Detainment / Arrest – Criminal Liabilities

Crimes are generally defined in the penal statues of a state, or in ordinances of local cities or counties. All persons are expected to know and obey these laws. Anyone who violates a criminal law is subject to a fine and/or a term in jail or prison. The potential for punishment as a result of violating a criminal law is called Criminal Liability.

Some acts by security officers by which criminal liability is possible include:

  • Intimidation: Do not threaten physical harm or otherwise frighten people when they do not cooperate or confess to a crime.
  • Excessive physical force: When an arrest is made, the law allows the person making the arrest to use force that is responsible and necessary to restrain the suspect. A person may use force, but not deadly force, against the person being arrested to the degree that is reasonable and necessary to prevent the person being arrested from committing suicide or harming himself. When more force is used than the law allows, the arresting party is said to have used “excessive force.” The arresting party may be held criminally and civilly liable if excessive force is used.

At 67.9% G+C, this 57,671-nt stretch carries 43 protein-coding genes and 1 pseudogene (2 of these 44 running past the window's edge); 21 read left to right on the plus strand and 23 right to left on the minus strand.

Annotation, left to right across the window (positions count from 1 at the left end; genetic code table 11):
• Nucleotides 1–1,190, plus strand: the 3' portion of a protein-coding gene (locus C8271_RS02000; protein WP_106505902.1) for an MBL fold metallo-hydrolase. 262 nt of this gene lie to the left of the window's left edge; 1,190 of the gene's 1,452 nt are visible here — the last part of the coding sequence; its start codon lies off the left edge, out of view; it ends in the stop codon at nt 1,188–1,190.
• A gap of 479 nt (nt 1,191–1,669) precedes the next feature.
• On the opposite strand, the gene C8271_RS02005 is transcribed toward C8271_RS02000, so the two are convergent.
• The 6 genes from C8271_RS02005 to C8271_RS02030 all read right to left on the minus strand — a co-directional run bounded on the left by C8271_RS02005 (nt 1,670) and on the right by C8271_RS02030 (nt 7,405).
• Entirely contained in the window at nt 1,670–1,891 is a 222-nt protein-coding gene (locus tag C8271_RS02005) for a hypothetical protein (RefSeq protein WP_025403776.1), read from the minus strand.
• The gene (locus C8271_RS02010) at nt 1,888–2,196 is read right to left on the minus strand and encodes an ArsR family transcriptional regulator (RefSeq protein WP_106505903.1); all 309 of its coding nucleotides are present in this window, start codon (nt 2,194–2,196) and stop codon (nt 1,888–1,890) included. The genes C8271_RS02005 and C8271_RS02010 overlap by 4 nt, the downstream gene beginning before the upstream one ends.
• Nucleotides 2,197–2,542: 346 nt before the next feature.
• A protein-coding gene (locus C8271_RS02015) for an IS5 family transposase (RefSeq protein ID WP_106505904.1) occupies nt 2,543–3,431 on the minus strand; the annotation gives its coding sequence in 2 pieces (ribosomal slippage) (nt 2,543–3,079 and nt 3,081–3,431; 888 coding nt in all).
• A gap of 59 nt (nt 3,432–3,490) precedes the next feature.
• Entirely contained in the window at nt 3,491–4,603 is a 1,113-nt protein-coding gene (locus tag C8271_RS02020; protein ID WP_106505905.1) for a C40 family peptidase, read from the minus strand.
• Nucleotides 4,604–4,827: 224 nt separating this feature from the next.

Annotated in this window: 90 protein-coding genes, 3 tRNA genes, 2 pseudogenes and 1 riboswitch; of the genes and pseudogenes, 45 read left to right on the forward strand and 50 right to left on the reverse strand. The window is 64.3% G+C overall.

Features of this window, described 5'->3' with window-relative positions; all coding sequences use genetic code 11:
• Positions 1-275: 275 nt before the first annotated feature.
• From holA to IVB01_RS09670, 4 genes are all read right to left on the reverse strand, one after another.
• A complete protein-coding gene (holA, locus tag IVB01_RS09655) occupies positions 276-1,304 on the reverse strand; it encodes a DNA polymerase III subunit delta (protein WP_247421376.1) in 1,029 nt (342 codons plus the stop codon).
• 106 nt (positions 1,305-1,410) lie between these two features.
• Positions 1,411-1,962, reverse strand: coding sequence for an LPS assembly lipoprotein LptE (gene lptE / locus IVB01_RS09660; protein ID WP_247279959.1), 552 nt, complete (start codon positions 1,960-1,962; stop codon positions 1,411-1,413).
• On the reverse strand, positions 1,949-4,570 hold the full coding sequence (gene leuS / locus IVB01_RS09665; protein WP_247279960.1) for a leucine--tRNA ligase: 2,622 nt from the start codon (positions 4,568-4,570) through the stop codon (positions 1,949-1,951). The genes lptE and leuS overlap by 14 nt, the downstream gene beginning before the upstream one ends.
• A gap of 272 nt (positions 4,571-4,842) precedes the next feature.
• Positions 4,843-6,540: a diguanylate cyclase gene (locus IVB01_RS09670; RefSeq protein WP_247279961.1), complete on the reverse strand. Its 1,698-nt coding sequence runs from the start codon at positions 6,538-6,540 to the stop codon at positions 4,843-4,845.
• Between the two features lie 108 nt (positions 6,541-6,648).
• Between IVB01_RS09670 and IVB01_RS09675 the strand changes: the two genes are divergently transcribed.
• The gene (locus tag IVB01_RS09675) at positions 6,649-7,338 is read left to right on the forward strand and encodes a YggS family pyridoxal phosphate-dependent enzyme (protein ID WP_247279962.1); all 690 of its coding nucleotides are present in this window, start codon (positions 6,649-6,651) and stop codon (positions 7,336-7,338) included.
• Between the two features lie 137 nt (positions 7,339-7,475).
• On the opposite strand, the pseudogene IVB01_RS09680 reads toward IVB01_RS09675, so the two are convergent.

• Possession of prohibited weapons: Receiving a security officer’s commission does not entitle you to carry another weapon other than a firearm.
  • False arrest: (unlawful restraint): A private person making an arrest may be found criminally liable if the offense did not happen within their presence or view and the offence was neither a felony nor a misdemeanor against the public peace. If you arrest a person and it did not meet the above criteria, you could be charged with the criminal offense of Unlawful Restraint (PC 20.02), which is punishable by fine and/or jail or prison time or both.

Examples include:

  • Traffic stops and the use of emergency vehicle lighting and sirens
  • Entry into premises not under the officer’s control
  • Giving the impression the officer is connected in any way with the law enforcement or a government subdivision.
  • Use of the state flag or seal of Texas
  • The ability to divulge information to anyone other than law enforcement
  • The use of power and authority delegated exclusively to peace officers.